Call for papers – The Association of Human Rights Institutes Conference

The Association of Human Rights Institutes (AHRI), has issued a call for papers for its next research conference on the theme “Renewing Rights in a Time of Transition: 70 Years of the UDHR.”

Submission deadline: March 5. 

AHRI is a network of over 60 member institutions that carries out research and educational activities in the field of human rights.  Member institutions are from 33 different countries, including several U.S. members.  AHRI’s objective is to bring together human rights researchers from across the disciplines, to facilitate the exchange of ideas and collaboration, and to promote research, education and discussion in the field of human rights.

The 2018 AHRI Human Rights Research Conference will be hosted by the Global Justice Academy at the University of Edinburgh Law School in Edinburgh, Scotland, on 7-8 September 2018.

>> Learn more

Educators for Social Justice Conference

EVENT DETAILS:
When: Saturday, February 24th
Time: 8:00 am – 4:30 pm
Where: Wydown Middle School, 6500 Wydown Blvd. St. Louis, MO 63105
Cost: $10-$35

The theme of this years conference is “Building Counter-Narratives for Radical Healing and Hope.” Due to escalating incidents of violence, discrimination, and misrepresentations of truth, many of our children are in need of radical healing and hope. This year’s Educating for Change Conference seeks to hone our great power as educators to build counter-narratives, which disrupt misrepresentations that give voice to alternative facts. This project is historically urgent. Join us in our efforts to use counter-narratives as a tool for fostering hope and healing so that we may resist traditional domination, empower marginalized communities, and move toward sustainable solutions to today’s crises. Keynote speaker, Gholnecsar “Gholdy” Muhammad will be speaking on the intersection of history and language arts ​with a particular focus on the representation of young black women. ​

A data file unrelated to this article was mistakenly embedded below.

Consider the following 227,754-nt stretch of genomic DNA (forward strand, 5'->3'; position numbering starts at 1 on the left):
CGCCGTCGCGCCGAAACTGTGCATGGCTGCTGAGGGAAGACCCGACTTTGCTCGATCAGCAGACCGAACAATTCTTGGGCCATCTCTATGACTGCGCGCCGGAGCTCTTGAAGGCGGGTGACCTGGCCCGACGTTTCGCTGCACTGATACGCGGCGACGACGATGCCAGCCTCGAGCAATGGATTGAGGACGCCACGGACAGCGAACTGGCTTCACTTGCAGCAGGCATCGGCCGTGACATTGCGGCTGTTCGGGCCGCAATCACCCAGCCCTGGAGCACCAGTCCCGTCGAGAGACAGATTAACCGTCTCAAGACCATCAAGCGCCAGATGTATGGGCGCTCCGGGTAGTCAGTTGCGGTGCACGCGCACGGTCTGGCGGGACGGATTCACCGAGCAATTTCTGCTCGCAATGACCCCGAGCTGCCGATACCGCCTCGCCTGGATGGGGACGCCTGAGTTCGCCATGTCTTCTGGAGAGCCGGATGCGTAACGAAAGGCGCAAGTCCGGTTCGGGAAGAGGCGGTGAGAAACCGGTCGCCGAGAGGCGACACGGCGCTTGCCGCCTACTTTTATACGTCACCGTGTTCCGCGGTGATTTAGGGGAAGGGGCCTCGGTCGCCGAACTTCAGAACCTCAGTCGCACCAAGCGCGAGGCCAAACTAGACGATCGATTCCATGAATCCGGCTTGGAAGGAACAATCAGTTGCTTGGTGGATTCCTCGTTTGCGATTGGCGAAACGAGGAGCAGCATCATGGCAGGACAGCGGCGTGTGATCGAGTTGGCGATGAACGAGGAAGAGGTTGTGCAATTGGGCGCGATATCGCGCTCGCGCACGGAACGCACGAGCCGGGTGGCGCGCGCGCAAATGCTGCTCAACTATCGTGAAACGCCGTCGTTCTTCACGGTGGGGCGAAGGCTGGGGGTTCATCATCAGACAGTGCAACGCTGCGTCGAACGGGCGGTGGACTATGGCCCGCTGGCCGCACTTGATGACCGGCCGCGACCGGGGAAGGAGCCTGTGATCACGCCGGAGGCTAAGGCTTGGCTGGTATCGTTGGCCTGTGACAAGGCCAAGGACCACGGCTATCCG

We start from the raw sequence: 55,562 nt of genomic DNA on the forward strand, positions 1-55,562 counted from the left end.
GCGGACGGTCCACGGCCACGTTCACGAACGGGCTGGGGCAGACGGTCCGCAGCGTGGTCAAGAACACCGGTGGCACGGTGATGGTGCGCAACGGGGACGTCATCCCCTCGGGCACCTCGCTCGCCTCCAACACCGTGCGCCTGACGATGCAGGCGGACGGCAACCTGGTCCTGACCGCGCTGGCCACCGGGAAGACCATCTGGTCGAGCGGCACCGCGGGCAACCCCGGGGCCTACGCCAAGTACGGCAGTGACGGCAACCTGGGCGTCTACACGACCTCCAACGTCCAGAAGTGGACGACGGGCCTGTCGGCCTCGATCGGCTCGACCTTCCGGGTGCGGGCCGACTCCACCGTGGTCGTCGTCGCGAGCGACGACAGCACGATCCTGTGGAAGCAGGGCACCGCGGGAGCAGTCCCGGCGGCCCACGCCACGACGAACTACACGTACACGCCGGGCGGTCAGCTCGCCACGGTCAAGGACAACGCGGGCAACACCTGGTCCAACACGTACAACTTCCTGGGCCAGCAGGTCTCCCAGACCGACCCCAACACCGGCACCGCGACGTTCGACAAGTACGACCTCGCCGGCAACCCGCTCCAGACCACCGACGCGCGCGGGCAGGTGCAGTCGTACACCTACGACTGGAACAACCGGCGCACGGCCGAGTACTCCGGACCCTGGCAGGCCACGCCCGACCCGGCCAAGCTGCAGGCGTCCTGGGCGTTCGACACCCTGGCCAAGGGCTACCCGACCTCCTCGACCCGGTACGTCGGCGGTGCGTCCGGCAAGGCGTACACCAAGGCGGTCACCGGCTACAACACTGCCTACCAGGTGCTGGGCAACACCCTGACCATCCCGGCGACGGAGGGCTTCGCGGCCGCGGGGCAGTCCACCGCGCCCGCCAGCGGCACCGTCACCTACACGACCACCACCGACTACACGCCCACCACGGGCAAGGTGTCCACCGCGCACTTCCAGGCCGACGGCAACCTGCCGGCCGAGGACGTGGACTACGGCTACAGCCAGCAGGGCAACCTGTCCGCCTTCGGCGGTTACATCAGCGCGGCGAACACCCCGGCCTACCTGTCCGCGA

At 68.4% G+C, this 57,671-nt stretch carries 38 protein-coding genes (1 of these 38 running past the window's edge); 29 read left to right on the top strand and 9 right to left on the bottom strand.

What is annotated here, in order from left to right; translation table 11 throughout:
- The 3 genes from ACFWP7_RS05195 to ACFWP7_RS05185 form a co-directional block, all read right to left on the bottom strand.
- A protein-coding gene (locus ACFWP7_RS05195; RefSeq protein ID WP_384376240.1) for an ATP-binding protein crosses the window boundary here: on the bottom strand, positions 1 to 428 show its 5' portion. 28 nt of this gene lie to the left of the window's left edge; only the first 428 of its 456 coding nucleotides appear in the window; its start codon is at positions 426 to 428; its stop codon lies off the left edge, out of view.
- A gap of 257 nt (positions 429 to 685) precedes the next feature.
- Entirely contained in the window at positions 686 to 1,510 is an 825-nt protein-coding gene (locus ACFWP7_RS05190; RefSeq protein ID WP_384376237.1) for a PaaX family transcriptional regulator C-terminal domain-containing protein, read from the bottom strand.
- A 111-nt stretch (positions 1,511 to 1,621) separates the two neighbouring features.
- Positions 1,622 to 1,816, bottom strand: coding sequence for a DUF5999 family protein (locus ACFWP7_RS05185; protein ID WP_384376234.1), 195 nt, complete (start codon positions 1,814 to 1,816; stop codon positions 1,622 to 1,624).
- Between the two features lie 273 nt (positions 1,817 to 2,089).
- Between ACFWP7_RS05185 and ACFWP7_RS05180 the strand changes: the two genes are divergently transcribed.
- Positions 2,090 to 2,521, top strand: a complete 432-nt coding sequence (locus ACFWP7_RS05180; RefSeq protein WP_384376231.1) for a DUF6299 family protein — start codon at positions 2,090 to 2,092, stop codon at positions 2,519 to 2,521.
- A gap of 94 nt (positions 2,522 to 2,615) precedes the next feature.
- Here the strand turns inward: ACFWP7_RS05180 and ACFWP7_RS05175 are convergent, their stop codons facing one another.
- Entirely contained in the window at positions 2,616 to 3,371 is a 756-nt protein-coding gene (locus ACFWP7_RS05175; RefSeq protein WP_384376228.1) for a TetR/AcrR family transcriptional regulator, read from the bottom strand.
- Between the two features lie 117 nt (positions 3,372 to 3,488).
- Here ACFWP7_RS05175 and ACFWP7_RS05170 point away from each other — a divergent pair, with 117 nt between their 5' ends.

Make a Difference During International Holocaust Remembrance Day

The 1948 the United Nations Convention on the Prevention and Punishment of the Crime of Genocide defines genocide as “acts committed with the intent to destroy, in whole or in part, a national ethnical, racial, or religious group.” Abuses of human rights are endemic in genocide, and indeed, genocidal acts can be viewed as the ultimate form of human rights violations.

As International Holocaust Remembrance Day approaches on January 27, it is a good time to remember the victims of the Holocaust and to reflect on what we can do to bring about a more humane, just, and compassionate world.  Try this lesson, “Strategies for Making a Difference,” from Facing History and Ourselves‘ newly revised edition of Holocaust and Human Behavior, to challenge your students to do just this. Help them think through small steps they can take to bring about positive change in their community.

>>See  lesson by Facing History and Ourselves

For more information on how you can teach about genocide through a human rights context, please visit our HRE USA’s human rights education library for lesson plans, books, films, take action resources, and more.

>>See further HRE USA resources on genocide

Black Lives Matter Week in D.C.

Attention Educators in the Washington D.C. area!

You are invited you to endorse and participate in the D.C. area Black Lives Matter Week of Action in Schools from February 5-10, 2018 to bring social justice issues into the classroom and empower students of color across the D.C. area.

D.C. Area Educators for Social Justice,  Center for Inspired Teaching, the Washington Teachers’ Union, D.C. area educators, and community members are collaborating on D.C. Area Black Lives Matter Week of Action in Schools. This week of action builds on the momentum of National Black Lives Matter Week of Action in Our Schools campaign taking place in cities across the U.S. to promote a set of local and national demands focused on improving the school experience for students of color.